Moving from strength to strength while seeming to lose ground

A year and a half ago, American was said to be in the throes of a “jobless recovery.” President Bush predicted that, with his tax cuts in place, the economy would continue to grow and we would see that growth reflected in substantial net job creation.
This turned out to be the case. But by the time it occurred, we were said to be hopelessly bogged down in the “quagmire” of Iraq. Bush, it seemed, had done nothing right since the fall of Saddam. Iraq was out of control, ordinary Iraqis were disgusted with America, and we had no “exit strategy.” When Bush said that elections, in effect, were our exit strategy because they would give Iraqis the necessary stake in the future of their country, he was greeted with derision. Indeed, his refusal to postpone elections provided additional evidence, if any were needed, of his cluelessness. But the elections were a smashing success, and the tide has turned.
By then, the president had delivered his second Inaugural Address, in which he extolled the transformative power of democracy. Critics, including some conservatives, were appalled. Promoting democracy in Iraq would be tough enough. What basis existed for believing that it had a near-term future in the rest of the Middle East? Within a few months, that basis seems to have emerged, given developments in Lebanon and, to a lesser degree, elsewhere in the region. Once again Bush seems to be on the right track.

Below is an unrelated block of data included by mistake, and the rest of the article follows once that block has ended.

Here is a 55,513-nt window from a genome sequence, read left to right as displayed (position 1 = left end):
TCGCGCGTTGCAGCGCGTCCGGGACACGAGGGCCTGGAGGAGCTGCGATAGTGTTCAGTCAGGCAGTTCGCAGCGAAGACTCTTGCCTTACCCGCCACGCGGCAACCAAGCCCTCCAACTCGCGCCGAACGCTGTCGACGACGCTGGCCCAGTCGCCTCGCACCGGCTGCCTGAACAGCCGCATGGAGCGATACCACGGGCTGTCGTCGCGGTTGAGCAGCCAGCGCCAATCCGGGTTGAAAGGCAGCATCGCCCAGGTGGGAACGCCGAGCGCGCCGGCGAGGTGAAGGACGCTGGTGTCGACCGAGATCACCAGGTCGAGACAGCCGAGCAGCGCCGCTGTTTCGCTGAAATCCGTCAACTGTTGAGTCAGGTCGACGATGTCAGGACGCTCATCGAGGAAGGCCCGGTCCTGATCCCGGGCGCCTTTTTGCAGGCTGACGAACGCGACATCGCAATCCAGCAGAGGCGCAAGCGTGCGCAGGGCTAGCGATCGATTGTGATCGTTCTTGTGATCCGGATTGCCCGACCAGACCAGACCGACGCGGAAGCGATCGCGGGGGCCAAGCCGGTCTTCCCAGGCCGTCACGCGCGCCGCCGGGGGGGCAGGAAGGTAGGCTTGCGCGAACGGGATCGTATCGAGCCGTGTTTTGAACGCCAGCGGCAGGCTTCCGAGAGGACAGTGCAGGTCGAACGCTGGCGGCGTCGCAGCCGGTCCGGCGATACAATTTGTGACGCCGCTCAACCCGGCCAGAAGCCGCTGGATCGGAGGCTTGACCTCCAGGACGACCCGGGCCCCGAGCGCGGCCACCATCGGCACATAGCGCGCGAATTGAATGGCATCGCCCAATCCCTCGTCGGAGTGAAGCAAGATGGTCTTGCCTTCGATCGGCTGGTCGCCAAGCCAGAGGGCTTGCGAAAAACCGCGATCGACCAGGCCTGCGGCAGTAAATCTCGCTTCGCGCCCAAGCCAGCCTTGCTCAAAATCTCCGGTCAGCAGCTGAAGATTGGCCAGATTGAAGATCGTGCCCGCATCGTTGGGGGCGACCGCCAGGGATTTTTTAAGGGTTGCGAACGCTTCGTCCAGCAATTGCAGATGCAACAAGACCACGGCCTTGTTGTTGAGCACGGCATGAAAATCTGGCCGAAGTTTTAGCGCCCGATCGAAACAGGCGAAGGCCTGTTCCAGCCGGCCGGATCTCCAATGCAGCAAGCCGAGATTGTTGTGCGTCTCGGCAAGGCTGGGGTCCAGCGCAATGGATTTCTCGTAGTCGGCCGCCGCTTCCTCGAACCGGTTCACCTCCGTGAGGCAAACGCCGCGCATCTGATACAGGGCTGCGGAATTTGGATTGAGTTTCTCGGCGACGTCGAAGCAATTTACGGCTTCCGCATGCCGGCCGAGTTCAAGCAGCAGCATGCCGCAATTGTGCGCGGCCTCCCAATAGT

Yet his poll numbers are down. Pundits attribute this to gas prices, the Terri Schiavo dispute, the social security debate, etc. I think the answer lies in the fact that people aren’t paying much attention to politics, and thus are defaulting to the tenor of MSM spin. This hypothesis is probably impossible to test, but I rely in part on the phenomenon of the convention “bounce.”
Conventions represent one of those moments when America (a) pays some attention to politics and (b) gets a much less MSM-filtered view of the world. Thus, the extent to which a party or does or does not get a convention bounce can be instructive. Last summer, the Democrats got essentially no bounce from their convention. Like others, I suggested that this was due to the fact that their message already had been widely promoted by the MSM. A few weeks later, President Bush received, as I recall, more than a 5 percentage point bounce from the Republican convention. He did not obtain this bounce on any spectacularly good news the Republicans were able to tout. He obtained it, I think, because, with a bit of reflection, people realized that on most fronts (the economy and the overall war on terror) things were going reasonably well.
Today, the news (if it were reported) is better. Arguably, the situation is somewhat closer to 1988, when the economy was prospering and things had turned our way in the Cold War, than to last summer. In 1988, Vice President Bush went into his convention trailing by double digits after the administration had been pounded for months by the MSM over Iran-Contra, etc. By the end of that convention, if memory serves, the entire Dukakis lead had disappeared. It’s amazing what can happen when Republicans get to talk to America. And it’s even possible to talk to America in the absence of a political convention.

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